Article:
Background: The aims of this study were to characterize obstacles affecting current sign-out practices and to evaluate the potential impact of standardized sign-out guidelines. Methods: In June 2011, detailed guidelines for transitions of care were implemented, and a 29-item multiple-choice survey was developed to assess sign-out practices, attitudes, and barriers to effective communication. Surveys were administered to residents and nurses at 3 time points. Comparisons between time points were assessed using t tests and χ2 tests (α =.05). Results: Guideline implementation achieved nonsignificant improvements in satisfaction with sign-outs, perceptions of patient safety, adequacy of information provided in sign-out, and patient knowledge by on-call residents. On follow-up, concerns surfaced regarding less complete sign-out processes due to new duty-hour restrictions. Conclusions: Guideline implementation mildly improved perceptions of safety and adequacy of sign-out; however, persistent barriers to continuity of care remain. Sign-out standardization may not adequately ensure patient safety, and further efforts to improve handoff processes are in need.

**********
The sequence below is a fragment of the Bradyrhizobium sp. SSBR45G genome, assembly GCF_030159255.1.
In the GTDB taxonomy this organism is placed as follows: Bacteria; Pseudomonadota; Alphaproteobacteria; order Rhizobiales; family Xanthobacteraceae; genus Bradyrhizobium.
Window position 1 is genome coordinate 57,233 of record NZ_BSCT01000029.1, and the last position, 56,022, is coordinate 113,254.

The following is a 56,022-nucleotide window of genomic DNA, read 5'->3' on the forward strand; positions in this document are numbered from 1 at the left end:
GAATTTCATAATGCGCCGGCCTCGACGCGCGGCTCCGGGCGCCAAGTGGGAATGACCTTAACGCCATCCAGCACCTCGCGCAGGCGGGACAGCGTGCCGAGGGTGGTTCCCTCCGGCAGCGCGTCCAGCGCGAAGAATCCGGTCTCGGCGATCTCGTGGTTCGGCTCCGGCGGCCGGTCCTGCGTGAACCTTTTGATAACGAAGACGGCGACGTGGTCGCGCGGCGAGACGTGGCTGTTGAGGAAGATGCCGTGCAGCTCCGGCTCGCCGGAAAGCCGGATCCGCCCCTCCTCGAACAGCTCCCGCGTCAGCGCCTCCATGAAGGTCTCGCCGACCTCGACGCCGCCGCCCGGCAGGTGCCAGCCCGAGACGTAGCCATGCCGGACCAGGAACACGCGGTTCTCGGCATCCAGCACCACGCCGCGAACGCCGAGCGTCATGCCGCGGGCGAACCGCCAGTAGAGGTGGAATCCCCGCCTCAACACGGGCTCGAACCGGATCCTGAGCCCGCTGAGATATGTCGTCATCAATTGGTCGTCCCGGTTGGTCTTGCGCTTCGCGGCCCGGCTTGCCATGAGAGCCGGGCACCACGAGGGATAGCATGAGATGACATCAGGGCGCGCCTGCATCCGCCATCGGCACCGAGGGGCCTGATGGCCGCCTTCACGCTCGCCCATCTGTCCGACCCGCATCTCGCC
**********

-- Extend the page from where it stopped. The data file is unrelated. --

- Continuity of patient care
- Transition in care